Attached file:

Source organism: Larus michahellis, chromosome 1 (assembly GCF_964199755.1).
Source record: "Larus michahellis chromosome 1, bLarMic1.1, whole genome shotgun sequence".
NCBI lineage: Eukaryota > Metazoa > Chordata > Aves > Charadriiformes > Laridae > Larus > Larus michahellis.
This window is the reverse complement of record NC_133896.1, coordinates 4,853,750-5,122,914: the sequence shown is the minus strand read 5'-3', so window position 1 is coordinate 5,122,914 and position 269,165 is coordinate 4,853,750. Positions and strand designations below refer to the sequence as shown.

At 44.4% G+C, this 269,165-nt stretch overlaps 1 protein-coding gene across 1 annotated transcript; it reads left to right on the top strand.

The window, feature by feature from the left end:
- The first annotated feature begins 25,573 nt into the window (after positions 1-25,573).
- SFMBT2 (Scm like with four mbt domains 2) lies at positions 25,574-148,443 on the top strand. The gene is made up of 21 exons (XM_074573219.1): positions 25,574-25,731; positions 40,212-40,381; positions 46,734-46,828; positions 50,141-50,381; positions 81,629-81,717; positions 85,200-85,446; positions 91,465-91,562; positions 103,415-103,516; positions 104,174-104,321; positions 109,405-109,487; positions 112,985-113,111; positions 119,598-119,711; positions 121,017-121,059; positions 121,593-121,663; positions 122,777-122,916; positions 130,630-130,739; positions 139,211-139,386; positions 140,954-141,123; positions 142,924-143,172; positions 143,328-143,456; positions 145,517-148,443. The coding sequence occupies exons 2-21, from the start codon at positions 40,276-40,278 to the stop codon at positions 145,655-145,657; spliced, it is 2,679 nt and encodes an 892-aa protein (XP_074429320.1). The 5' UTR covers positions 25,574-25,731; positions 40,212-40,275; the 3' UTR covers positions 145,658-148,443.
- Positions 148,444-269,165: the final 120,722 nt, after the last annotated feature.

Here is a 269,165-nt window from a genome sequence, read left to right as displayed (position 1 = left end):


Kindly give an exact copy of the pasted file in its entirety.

Source organism: Larus michahellis, chromosome 1 (assembly GCF_964199755.1).
Source record: "Larus michahellis chromosome 1, bLarMic1.1, whole genome shotgun sequence".
NCBI lineage: Eukaryota > Metazoa > Chordata > Aves > Charadriiformes > Laridae > Larus > Larus michahellis.
This window is the reverse complement of record NC_133896.1, coordinates 4,853,750-5,122,914: the sequence shown is the minus strand read 5'-3', so window position 1 is coordinate 5,122,914 and position 269,165 is coordinate 4,853,750. Positions and strand designations below refer to the sequence as shown.

At 44.4% G+C, this 269,165-nt stretch overlaps 1 protein-coding gene across 1 annotated transcript; it reads left to right on the top strand.

The window, feature by feature from the left end:
- The first annotated feature begins 25,573 nt into the window (after positions 1-25,573).
- SFMBT2 (Scm like with four mbt domains 2) lies at positions 25,574-148,443 on the top strand. The gene is made up of 21 exons (XM_074573219.1): positions 25,574-25,731; positions 40,212-40,381; positions 46,734-46,828; positions 50,141-50,381; positions 81,629-81,717; positions 85,200-85,446; positions 91,465-91,562; positions 103,415-103,516; positions 104,174-104,321; positions 109,405-109,487; positions 112,985-113,111; positions 119,598-119,711; positions 121,017-121,059; positions 121,593-121,663; positions 122,777-122,916; positions 130,630-130,739; positions 139,211-139,386; positions 140,954-141,123; positions 142,924-143,172; positions 143,328-143,456; positions 145,517-148,443. The coding sequence occupies exons 2-21, from the start codon at positions 40,276-40,278 to the stop codon at positions 145,655-145,657; spliced, it is 2,679 nt and encodes an 892-aa protein (XP_074429320.1). The 5' UTR covers positions 25,574-25,731; positions 40,212-40,275; the 3' UTR covers positions 145,658-148,443.
- Positions 148,444-269,165: the final 120,722 nt, after the last annotated feature.

Here is a 269,165-nt window from a genome sequence, read left to right as displayed (position 1 = left end):